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Ideas of Stephen Davies, by Text

[New Zealand, fl. 2016, Professor at the University of Auckland.]

2016 The Philosophy of Art (2nd ed)
1.2 p.6 The idea that art forms are linked into a single concept began in the 1740s
1.2 p.7 Aesthetic experience involves perception, but also imagination and understanding
1.2 p.7 The faculty of 'taste' was posited to explain why only some people had aesthetic appreciation
1.2 p.7 The sublime is negative in awareness of insignificance, and positive in showing understanding
2.1 p.24 'Necessary' conditions are requirements, and 'sufficient' conditions are guarantees
2.1 p.24 A definition of a thing gives all the requirements which add up to a guarantee of it
2.2 p.27 Feminists warn that ideologies use timeless objective definitions as a tool of repression
2.2 p.27 Defining art as representation or expression or form were all undermined by the avant-garde
2.5 p.33 'Aesthetic functionalism' says art is what is intended to create aesthetic experiences
2.5 p.36 The 'institutional' theory says art is just something appropriately placed in the 'artworld'
3.5 p.67 The title of a painting can be vital, and the artist decrees who the portrait represents
3.6 p.71 We must know what the work is meant to be, to evaluate the artist's achievement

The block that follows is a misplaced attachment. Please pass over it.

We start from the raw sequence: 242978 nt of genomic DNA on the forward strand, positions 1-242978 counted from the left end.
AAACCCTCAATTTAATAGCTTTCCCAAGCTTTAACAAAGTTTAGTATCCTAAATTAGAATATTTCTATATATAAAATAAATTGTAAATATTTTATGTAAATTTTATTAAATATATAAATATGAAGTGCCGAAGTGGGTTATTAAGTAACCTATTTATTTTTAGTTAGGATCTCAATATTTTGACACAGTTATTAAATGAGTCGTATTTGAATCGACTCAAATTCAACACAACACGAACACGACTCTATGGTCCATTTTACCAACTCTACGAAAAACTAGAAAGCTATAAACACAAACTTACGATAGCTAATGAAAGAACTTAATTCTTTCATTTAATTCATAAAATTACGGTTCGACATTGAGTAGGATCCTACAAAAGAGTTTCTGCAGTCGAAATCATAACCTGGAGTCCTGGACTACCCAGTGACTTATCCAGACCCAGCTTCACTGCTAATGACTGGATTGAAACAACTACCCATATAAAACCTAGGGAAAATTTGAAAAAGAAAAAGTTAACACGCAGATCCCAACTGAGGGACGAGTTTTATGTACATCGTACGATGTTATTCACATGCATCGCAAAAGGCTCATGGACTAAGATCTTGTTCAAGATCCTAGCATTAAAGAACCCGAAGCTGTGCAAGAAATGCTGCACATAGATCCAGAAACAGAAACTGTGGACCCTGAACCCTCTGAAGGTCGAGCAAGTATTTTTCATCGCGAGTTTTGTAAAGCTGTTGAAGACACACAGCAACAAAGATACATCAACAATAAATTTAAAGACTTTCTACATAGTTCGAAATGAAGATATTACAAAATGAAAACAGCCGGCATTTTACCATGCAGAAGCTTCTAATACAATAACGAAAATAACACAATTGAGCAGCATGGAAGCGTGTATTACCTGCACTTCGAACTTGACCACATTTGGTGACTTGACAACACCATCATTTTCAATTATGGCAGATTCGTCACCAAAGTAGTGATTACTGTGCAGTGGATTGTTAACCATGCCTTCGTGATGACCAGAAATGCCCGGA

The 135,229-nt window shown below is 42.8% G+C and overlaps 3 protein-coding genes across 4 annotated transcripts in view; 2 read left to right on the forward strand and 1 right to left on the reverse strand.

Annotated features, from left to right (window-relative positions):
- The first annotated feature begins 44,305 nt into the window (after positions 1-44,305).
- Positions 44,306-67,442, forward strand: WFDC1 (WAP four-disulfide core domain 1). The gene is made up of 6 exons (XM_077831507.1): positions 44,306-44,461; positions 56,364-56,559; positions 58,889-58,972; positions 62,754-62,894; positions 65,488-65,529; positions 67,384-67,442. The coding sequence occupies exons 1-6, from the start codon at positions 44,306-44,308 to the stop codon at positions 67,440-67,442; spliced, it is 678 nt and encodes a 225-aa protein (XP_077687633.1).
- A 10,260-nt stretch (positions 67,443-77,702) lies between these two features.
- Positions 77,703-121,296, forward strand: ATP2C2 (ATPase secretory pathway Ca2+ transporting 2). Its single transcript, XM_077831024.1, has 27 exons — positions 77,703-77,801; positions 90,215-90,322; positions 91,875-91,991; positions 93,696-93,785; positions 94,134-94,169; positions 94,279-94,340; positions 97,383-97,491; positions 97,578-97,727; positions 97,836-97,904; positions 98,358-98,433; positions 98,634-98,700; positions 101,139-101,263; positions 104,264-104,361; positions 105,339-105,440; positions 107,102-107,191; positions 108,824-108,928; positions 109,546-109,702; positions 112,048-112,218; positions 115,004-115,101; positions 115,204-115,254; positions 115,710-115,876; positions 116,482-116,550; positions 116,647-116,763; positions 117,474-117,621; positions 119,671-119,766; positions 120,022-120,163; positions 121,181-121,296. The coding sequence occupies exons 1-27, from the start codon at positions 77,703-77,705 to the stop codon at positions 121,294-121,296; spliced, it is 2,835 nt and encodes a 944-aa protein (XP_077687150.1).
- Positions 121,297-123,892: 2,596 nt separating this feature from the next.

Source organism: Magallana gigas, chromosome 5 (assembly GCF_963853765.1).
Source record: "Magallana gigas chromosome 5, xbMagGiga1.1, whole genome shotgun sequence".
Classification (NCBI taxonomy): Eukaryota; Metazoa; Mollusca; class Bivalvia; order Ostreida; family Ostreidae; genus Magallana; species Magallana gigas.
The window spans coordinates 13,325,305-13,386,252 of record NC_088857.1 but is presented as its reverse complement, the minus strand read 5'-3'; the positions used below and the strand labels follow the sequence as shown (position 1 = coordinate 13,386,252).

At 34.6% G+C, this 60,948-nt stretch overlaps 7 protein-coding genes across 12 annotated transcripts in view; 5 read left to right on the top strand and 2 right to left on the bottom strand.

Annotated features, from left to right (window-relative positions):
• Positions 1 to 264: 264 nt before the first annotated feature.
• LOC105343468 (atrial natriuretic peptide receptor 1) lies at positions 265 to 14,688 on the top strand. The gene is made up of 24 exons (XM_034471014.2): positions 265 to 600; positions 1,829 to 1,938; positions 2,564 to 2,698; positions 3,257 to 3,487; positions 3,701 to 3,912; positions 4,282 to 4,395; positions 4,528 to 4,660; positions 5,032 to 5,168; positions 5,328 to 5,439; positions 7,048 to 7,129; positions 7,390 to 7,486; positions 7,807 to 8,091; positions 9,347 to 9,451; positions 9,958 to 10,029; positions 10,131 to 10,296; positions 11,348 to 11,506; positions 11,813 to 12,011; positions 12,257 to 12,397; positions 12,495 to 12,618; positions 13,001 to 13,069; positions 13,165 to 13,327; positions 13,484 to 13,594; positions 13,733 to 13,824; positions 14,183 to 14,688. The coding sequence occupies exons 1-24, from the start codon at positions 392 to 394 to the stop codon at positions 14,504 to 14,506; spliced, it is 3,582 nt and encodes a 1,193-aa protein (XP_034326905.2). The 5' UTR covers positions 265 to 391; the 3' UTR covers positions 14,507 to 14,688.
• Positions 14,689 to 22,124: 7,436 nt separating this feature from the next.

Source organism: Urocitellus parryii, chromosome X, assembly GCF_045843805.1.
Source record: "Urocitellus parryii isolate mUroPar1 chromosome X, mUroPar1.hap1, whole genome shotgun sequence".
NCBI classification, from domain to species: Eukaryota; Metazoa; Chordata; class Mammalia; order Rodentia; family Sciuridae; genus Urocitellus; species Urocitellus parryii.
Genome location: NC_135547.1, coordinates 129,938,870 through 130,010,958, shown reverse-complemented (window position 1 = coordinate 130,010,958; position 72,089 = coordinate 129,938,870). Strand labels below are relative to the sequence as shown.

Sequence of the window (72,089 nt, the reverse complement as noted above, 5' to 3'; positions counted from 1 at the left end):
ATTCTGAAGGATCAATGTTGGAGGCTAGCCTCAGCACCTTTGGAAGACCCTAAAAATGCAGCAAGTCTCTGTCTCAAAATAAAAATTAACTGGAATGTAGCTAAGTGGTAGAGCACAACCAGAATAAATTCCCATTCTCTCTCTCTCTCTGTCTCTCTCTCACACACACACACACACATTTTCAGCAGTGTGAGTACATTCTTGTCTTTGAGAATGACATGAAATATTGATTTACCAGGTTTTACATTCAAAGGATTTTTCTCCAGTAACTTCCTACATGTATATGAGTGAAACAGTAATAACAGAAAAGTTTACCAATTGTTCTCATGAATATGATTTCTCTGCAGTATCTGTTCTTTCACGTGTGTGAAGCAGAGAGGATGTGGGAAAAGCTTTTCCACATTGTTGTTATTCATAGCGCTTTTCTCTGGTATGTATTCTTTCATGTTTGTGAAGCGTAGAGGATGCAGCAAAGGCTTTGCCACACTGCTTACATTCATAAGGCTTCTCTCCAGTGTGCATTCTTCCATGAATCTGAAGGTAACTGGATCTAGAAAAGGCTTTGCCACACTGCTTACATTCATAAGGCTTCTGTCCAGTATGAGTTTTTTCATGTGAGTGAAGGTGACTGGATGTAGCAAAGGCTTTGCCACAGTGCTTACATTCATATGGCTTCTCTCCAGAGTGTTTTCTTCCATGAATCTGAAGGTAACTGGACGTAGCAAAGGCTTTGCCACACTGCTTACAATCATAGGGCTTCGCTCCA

4.3 p.85 If we could perfectly clone the Mona Lisa, the original would still be special
4.4 p.90 Art that is multiply instanced may require at least one instance
5.3 p.111 Intentionalism says either meaning just is intention, or ('moderate') meaning is successful intention
5.4 p.116 The meaning is given by the audience's best guess at the author's intentions
6.4 p.141 Music is too definite to be put into words (not too indefinite!)
6.4 p.142 Music may be expressive by being 'associated' with other emotional words or events
6.4 p.143 It seems unlikely that sad music expresses a composer's sadness; it takes ages to write
6.4 p.144 Music isn't just sad because it makes the listener feel sad
8.7 p.214 Immorality may or may not be an artistic defect
8.7 p.216 If the depiction of evil is glorified, that is an artistic flaw
8.7 p.218 It is an artistic defect if excessive moral outrage distorts the story, and narrows our sympathies
8.7 p.218 A work which seeks approval for immorality, but alienates the audience, is a failure